Question about Panasonic Toughbook CF-51 Notebook
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Posted on Jan 02, 2017
Laptop disassembly is a tricky/hard process but does not have to be if you are prepared. Only you can judge your comfortability with doing the process. I will share my techniques with you and you decide if you want to proceed. I have been doing IT repair for 10 years, but I had to start on that first laptop at some time. If it were still under warranty I would advise against opening it since that would void the warranty. But since you are considering it I am assuming that it is out of warranty. Here is what I do when I disassemble a laptop. You have to be very methodical in doing this and have uninterrupted time to do this. You would ideally want to be able to reassemble the laptop the same day. Get a piece of sturdy cardboard. Have a nice workspace that is uncluttered and some tools. I bought a nice computer repair tool kit from staples for $30. Look for one that has small screwdrivers and buy a set of picks. Plus I picked up a specialty screwdriver set that had various bits.
Draw a rough picture of the bottom of the laptop and the screw locations on the cardboard. As you remove one screw at a time stick it into the cardboard in the appropriate location. Some screws hide under labels on the bottom of the laptop. One major caveat - Do not excessively force things while doing repairs on laptops as it is easy to break things. When undoing connectors look carefully at them and try to determine how they come apart by looking at them good before attempting to disconnect. Most ribbon cables have a little plastic piece you have to lift up to release, although if you pull hard enough they will come out (not recommended). I also use a small pick for undoing the plastic clip connectors that connect a lot of the plastic parts of the case. Do this slow disassembly; drawing on cardboard the locations of screws, taking pictures can also help. I make about 20 drawings by the time I am down to the motherboard. As you remove parts set them aside, in order of disassembly, on your worktable. Make sure your cats are barred from the work area! As I disassemble each part I put a number beside it on my cardboard and any notes that help describe where things go. If some part does not come off easily, do not force it. Look very hard to find out what is holding it. Some screws also hide behind the rubber feet or little rubber nubs. You will not have to remove all the parts of the laptop to change out the moniter. Attention to detail is very important! Assembly is the reverse of the disassembly. It helps if you are mechanically inclined and like to take things apart. So as you can see, this will be a challenging project. I have disassembled over 20 laptops and I still do the same procedure with each laptop, as each one is different. Good luck and let us know the outcome.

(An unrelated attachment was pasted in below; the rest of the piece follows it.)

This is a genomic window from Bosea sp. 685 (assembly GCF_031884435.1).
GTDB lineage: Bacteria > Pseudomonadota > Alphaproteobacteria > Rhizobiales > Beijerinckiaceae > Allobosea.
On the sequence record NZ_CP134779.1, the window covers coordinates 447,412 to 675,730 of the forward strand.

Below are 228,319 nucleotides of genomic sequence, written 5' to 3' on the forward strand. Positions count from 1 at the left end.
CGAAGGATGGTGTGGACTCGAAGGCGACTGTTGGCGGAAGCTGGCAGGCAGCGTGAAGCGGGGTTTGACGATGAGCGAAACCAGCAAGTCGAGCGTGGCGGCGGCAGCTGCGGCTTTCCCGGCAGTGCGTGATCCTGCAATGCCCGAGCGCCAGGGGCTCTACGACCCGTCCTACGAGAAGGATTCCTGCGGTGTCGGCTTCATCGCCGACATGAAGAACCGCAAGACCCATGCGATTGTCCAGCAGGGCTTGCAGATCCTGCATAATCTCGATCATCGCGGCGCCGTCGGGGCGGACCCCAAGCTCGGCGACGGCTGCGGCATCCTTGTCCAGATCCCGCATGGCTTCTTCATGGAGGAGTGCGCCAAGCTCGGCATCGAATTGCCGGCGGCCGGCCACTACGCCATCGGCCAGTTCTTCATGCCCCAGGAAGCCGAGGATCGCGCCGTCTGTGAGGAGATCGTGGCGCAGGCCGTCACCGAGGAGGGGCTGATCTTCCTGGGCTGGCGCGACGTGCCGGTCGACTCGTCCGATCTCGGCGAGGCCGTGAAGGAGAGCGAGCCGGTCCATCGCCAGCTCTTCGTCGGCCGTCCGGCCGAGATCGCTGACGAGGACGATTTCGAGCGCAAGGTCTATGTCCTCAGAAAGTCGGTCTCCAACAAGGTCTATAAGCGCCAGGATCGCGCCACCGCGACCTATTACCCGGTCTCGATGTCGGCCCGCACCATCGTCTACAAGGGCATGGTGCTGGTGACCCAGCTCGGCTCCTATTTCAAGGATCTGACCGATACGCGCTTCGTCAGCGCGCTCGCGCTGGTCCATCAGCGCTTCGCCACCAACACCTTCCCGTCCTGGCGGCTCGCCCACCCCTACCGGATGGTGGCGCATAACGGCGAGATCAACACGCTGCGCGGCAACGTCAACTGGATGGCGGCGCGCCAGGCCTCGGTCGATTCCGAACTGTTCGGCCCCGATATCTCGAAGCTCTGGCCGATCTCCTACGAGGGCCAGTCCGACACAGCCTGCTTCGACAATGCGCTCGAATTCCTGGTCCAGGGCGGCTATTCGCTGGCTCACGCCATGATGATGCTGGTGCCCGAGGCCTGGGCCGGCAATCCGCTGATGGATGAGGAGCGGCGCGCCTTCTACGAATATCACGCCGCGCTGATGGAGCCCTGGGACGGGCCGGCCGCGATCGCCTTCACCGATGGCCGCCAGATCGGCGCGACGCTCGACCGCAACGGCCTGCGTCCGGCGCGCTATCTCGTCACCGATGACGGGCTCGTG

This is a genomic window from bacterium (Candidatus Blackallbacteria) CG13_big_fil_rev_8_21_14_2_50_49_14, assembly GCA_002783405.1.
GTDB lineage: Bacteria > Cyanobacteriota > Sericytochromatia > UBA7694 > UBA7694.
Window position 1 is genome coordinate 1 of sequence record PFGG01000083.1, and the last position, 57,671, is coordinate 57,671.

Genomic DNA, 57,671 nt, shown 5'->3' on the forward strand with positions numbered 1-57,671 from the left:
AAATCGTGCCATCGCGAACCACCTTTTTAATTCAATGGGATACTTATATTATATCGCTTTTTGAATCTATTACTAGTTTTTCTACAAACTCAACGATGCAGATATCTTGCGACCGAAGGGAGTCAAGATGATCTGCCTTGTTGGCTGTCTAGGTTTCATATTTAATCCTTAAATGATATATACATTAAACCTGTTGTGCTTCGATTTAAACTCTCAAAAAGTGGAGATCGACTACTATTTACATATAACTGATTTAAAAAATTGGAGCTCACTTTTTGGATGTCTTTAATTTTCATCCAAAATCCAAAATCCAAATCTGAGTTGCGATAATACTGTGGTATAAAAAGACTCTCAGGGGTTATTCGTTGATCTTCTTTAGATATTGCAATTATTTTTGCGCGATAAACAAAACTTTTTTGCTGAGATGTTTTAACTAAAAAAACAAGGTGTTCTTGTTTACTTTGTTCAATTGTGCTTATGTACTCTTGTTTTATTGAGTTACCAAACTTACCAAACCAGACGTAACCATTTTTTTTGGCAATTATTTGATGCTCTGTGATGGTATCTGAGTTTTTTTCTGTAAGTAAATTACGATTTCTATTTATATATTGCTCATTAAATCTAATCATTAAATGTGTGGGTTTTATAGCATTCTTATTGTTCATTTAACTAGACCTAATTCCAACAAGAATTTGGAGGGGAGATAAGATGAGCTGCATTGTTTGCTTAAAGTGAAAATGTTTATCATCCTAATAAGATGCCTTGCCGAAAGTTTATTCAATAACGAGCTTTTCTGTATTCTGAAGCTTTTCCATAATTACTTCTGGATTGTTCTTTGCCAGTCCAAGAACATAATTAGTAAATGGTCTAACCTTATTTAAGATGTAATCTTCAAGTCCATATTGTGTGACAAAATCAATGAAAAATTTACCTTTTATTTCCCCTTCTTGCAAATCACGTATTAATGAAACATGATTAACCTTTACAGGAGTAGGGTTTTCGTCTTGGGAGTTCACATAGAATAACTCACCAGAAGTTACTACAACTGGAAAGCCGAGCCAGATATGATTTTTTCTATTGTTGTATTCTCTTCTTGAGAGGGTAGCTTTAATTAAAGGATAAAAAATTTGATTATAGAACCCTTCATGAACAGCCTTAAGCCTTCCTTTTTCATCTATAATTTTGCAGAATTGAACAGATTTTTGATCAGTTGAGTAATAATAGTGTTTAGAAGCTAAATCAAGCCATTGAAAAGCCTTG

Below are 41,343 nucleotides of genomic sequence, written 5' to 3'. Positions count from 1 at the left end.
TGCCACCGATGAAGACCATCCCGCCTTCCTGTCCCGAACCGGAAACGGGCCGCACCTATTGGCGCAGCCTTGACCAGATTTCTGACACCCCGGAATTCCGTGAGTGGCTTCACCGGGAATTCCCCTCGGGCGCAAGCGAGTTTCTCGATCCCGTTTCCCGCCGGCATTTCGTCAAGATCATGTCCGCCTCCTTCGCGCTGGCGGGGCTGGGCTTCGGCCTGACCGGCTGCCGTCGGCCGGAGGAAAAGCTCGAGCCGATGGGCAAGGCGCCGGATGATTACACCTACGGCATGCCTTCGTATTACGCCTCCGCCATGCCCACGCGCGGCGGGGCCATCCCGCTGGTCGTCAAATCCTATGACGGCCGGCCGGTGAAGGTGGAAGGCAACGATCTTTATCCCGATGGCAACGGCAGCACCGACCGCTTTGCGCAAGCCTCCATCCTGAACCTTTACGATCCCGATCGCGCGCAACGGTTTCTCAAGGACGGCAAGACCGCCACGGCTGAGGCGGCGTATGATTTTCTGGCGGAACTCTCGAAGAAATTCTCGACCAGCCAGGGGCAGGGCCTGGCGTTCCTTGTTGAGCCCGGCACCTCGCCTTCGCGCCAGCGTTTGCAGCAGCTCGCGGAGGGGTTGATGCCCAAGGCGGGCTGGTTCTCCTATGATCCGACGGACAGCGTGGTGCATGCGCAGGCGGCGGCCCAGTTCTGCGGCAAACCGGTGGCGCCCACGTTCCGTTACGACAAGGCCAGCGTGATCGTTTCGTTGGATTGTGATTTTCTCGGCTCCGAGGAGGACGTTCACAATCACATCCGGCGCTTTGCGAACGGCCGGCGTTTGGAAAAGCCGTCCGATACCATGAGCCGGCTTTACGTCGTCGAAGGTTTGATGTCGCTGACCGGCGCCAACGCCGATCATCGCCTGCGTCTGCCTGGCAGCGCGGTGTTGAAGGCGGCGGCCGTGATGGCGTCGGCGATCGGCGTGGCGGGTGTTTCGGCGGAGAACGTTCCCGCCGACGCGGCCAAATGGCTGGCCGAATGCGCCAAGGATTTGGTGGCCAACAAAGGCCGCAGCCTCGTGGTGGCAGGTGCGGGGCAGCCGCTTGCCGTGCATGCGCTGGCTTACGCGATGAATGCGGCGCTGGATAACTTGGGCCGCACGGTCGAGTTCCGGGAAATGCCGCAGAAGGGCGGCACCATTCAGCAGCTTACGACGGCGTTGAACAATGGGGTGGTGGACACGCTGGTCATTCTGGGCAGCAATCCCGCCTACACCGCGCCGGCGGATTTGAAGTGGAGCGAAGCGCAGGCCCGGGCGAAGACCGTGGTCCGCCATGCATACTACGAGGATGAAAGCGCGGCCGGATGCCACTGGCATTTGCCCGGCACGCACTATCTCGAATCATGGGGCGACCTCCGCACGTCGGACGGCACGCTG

Posted on May 21, 2009
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